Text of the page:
The Long-Term Care Conundrum

Long term care concept.Recently I’ve been inundated with questions regarding Long Term Care (LTC) coverage and as many of you know I’m not the biggest fan of standalone Long Term Care policies.

What is Long Term Care coverage?

Long Term Care or LTC policies are insurance plans that will pay for nursing homes or in-home help for people who are unable to care for themselves.

A Long-Term Care policy is “triggered” by an insured individual who is unable to complete certain Activities of Daily Living also known as ADL’s.

The Six ADL’s most commonly recognized are,

Bathing, the ability to clean and groom oneself.

Dressing, the ability to dress oneself.

Eating, the ability to feed oneself.

Transferring, being able to walk or move oneself.

Toileting, the ability to get on and off the toilet

Continence the ability to control one’s bladder and bowel functions.

If a policy holder is unable to do any or all or the listed ADL’s, the Long-Term Care policy is “triggered’ and then coverage begins after a waiting period of usually between 30-180 days.  Depending on the policy coverage, nursing home or in-home care will be paid for at a certain daily amount picked when the policy is purchased.

Coverage for Long Term Care will end once the policy limit chosen by the insured at the time of purchase ends; most policies will cover Long Term Care for 2 to 5 years.

My problem with Stand-Along Long Term Care policies  besides being very expensive to purchase,

• These types of policies have no cash value
• Premiums tend to increase
• Underwriting can be time consuming
• You have to be healthy to qualify
• If you can no longer afford the policy and cancel, all the money you paid into it is wasted
• People generally don’t like the “use it or lose it “nature of these benefits.

So, what are the alternatives?

Long Term Care can be very expensive, individuals and families facing the cost to care for loved ones who need long term care can be financially and emotionally devastating.

Recognizing a need for a better and more popular way to protect people facing the need for Long Term Care many Life Insurance policies are now offering Long Term Care riders that can be added to Whole and Universal Life plans.

Whole and Universal Life policies are a form of Life Insurance that doesn’t have an expiration term, these polices commonly referred to as “permanent” policies will usually provide life insurance coverage up to age 100 or above.

Whole and Universal Life Insurance policies will also build cash value allowing the insured to borrow against or if they cancel the policy keep the accumulated cash value of the policy.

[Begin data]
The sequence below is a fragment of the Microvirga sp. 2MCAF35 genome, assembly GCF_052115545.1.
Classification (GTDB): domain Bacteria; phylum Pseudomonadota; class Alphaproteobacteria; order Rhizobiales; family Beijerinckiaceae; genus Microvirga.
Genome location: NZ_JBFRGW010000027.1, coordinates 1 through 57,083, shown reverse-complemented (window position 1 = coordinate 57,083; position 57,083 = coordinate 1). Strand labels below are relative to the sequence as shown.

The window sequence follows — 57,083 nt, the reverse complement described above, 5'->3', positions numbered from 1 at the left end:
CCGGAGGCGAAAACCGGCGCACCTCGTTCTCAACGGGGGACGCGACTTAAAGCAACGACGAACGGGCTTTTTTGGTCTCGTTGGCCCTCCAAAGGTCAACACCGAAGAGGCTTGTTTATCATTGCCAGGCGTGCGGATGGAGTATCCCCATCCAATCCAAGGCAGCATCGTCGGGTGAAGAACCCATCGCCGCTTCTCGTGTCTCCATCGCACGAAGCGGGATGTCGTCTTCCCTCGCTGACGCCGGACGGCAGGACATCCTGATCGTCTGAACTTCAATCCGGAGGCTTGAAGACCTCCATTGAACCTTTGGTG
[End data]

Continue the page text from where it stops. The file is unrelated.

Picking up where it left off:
By adding a Long-Term Care Rider to these policies an insured can use the face value of the policy to cover long term care needs either in a Nursing Home, at their home or a combination of both.

For example;

An individual purchases a policy with a Face Value (the amount the policy will pay the insureds beneficiary in case they pass away) of $250,000.00.

In the 10th year of the policy the insured is diagnosed with Alzheimer disease and is no longer able to care for themselves.

The Insured or their family can access up to $250,000.00 to cover Long Term Care either in a facility or at their home.

The face amount can be used at the insured’s discretion; most policies do not have a daily limit.

If the Insured or their family decides to hire an in-home care company who charges $5000.00 a month they would have over 4 years of care paid for.


The costs for these policies are close to a Stand along Long Term Care policy and depending upon the age of the insured when they purchase the plan it may be less.

I prefer the Life Insurance with the Long-Term Care rider over a Stand Alone LTC policy because,

  • The Insured builds cash value.
  • The policy premiums are guaranteed not to increase and remain the same based on the age of the insured at the time of purchase.
  • Underwriting is easier and alternative offers can be made if the insured doesn’t qualify for standard rates.
  • If you cancel the policy, you can keep the accumulated cash value.
  • If you don’t use the Long-Term Care coverage your heirs or estate will still be paid the Face Value of the policy, there is no “use it or lose it” rule.
  • The insured oversees how they spend the money for care not the insurance company.

All in all, the benefits for a Life Insurance policy with an LTC rider make much more sense than a Stand-Alone Long term care policy.

If you’d like more information regarding Life Insurance with Long Term care coverage please feel free to contact me at any time.


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